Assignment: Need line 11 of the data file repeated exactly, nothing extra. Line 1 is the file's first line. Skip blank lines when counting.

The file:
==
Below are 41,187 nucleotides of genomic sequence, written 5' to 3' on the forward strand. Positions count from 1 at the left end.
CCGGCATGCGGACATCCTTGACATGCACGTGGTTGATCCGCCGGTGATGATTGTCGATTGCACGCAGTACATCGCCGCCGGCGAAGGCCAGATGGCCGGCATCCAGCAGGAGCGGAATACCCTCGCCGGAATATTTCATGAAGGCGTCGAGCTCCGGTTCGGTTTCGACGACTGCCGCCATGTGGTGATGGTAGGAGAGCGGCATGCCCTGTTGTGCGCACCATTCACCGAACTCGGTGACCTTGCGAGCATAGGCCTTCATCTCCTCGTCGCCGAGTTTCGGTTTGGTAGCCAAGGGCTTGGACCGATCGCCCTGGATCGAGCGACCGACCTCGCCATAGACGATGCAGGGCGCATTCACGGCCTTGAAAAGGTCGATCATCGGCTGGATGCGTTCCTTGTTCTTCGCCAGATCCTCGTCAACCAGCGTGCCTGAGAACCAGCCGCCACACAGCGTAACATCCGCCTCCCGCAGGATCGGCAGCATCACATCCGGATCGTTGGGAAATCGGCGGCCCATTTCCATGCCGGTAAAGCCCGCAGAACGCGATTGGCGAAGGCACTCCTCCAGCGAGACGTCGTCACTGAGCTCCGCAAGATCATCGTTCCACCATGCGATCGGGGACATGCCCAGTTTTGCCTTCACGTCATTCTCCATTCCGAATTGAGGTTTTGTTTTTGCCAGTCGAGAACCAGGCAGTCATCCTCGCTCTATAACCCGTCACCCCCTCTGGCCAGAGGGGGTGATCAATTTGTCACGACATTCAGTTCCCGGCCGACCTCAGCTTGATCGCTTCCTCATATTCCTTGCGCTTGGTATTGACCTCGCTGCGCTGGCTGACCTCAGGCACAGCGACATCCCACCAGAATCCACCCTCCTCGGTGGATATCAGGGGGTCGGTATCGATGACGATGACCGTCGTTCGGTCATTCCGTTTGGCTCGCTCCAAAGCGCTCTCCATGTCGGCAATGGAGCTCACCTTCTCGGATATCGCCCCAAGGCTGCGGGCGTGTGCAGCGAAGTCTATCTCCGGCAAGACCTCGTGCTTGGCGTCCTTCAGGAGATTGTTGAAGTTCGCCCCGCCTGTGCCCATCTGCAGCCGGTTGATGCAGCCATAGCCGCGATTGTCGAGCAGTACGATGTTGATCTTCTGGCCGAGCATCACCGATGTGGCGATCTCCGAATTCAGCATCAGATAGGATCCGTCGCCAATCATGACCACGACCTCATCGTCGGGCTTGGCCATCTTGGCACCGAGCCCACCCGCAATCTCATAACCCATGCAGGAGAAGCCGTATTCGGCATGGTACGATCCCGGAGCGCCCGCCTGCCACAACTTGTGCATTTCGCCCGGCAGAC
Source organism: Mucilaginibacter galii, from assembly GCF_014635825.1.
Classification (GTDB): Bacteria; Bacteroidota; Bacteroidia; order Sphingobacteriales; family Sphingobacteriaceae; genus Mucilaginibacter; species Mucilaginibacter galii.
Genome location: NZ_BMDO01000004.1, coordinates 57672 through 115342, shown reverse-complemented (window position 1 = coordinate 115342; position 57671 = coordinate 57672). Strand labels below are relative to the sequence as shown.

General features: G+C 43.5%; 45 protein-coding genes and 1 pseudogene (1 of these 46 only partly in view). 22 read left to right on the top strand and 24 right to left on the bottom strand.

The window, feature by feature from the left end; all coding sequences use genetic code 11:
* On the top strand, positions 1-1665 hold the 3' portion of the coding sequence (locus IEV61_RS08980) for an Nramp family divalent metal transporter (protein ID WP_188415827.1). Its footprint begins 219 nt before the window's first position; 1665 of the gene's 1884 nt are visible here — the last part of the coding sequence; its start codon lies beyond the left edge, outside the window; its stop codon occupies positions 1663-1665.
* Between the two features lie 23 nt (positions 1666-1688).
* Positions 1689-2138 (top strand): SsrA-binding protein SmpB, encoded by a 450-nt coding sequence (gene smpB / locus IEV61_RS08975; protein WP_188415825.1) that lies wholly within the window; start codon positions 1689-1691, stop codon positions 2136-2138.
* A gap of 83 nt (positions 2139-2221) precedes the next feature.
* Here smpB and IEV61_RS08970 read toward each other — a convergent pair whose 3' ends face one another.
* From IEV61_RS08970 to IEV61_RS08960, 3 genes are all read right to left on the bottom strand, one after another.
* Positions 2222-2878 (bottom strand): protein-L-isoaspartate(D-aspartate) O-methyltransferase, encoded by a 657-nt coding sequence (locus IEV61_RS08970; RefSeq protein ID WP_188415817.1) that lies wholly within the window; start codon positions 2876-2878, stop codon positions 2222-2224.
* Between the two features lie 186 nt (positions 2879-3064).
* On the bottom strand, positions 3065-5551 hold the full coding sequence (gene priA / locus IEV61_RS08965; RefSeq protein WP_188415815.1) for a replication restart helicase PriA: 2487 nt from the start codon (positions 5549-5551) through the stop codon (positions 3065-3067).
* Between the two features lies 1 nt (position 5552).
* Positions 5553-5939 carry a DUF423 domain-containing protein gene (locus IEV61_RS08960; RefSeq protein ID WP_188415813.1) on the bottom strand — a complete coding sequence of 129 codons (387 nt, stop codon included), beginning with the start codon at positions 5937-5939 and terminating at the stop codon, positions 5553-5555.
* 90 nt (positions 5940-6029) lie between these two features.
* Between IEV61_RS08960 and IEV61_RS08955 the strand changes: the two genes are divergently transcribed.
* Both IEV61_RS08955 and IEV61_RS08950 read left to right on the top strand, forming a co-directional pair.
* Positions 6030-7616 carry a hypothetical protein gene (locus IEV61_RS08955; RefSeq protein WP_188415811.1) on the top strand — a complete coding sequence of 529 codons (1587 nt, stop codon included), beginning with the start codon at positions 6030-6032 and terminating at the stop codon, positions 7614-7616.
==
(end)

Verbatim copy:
* A gap of 83 nt (positions 2139-2221) precedes the next feature.